For condo owners, common charges not only pay for the upkeep and maintenance of the building but for all of the amenities and services the building offers. Whether due to different priorities, lack of funds or forgetfulness, condo owners sometimes fail to pay common charges when due.
If common charges for many owners fall into arrears, the board may have difficulty paying operating expenses or otherwise maintaining the building. If a formal letter does not induce payment, the board may typically exercise one or more of the following options.
1. A common charge lien
If a condo owner refuses to pay common charges, the board may file a lien against the unit. While the ultimate goal of filing a common charge lien may be to initiate a lien foreclosure (which is similar in many ways to a mortgage foreclosure), that process may not be necessary. Rather, the threat of a lien may be enough to induce payment. After all, before the condo owner may sell, he or she must pay all common charges, including usually legal fees, late fees and/or interest and have the lien removed.
2. Rent collection
If the condo owner is renting the Unit to a tenant, the board may also be able to collect the rent from the tenant directly. That is, rather than paying the landlord, the tenant pays the rent directly to the Condominium until there are no more delinquent common charges.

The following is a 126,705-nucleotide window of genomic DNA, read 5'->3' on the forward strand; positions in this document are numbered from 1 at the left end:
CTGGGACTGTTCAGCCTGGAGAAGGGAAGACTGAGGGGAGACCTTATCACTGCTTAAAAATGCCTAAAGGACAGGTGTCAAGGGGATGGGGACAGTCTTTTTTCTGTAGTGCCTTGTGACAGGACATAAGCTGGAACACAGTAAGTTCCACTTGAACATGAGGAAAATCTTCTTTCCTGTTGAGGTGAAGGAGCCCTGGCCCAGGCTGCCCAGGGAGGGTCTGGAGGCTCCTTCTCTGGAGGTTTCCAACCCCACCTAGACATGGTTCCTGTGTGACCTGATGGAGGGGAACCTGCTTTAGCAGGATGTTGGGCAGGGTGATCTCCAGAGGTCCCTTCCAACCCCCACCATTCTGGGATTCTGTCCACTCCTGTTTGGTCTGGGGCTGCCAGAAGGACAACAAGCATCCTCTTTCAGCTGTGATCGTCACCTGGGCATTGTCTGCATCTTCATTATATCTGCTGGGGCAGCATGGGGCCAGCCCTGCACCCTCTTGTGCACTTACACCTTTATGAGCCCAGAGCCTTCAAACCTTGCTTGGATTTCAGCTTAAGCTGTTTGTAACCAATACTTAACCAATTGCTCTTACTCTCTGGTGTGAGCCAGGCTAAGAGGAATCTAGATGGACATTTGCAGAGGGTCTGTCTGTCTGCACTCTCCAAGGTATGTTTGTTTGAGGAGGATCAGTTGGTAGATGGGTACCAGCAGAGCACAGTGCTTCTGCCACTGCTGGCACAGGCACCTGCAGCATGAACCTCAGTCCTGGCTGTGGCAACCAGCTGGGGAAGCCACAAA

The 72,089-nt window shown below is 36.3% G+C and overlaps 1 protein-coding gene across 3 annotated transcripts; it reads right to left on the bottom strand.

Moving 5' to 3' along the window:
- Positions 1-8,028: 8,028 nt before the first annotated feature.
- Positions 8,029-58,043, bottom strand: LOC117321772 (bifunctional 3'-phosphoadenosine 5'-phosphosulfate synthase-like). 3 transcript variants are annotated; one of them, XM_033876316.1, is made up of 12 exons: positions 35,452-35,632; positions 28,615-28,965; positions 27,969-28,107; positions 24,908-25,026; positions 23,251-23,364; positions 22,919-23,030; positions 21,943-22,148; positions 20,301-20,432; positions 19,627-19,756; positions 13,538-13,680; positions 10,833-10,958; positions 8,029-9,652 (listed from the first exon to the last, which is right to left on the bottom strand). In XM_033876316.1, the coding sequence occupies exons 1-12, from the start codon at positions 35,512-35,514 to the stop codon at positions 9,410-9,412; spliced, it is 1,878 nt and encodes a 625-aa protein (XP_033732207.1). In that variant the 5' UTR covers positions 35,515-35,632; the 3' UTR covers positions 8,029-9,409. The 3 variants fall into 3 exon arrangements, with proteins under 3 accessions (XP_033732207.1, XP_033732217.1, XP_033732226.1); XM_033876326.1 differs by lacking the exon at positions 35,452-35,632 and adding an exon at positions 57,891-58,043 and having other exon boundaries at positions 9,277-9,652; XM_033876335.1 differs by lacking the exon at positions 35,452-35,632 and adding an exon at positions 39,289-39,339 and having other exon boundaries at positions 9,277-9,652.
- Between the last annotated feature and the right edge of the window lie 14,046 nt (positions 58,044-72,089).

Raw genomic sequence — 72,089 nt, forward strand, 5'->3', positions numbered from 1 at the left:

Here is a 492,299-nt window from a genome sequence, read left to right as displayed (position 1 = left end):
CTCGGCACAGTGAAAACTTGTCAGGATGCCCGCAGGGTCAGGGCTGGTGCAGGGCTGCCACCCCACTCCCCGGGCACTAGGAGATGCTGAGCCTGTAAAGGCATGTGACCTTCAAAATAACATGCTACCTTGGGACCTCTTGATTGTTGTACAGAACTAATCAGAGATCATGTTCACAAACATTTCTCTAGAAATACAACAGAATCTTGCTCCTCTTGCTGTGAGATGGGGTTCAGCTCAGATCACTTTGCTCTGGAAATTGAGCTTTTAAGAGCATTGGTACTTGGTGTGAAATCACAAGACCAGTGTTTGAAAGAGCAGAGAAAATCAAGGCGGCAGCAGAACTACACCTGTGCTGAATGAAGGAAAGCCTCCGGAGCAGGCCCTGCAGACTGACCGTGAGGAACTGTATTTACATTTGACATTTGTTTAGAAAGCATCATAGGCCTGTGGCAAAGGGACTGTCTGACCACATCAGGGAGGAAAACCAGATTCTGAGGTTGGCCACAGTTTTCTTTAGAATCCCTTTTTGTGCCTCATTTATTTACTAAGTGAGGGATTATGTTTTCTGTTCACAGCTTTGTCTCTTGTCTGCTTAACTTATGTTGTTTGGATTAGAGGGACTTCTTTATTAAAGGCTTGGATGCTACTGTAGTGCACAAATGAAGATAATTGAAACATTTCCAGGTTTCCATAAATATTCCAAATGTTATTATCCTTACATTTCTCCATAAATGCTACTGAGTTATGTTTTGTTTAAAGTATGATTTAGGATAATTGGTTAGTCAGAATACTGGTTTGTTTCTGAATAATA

3. A lawsuit
The condo’s bylaws are effectively a contract that requires the owner to pay common charges. If the owner fails to do so, he or she is in breach of contract. New York law provides that the obligation of a condominium unit owner to pay common charges is absolute and not subject to setoff. Consequently, to secure payment, the board may take whatever legal action that is allowed by the by-laws or law..
Filing a lawsuit may compel the condo owner to pay common charges. Depending on the value of the outstanding balance and other factors, it may even be possible to litigate the lawsuit quickly in small claims court. In New York City, a condominium can sue for up to $10,000 in outstanding charges in a single small claims suit.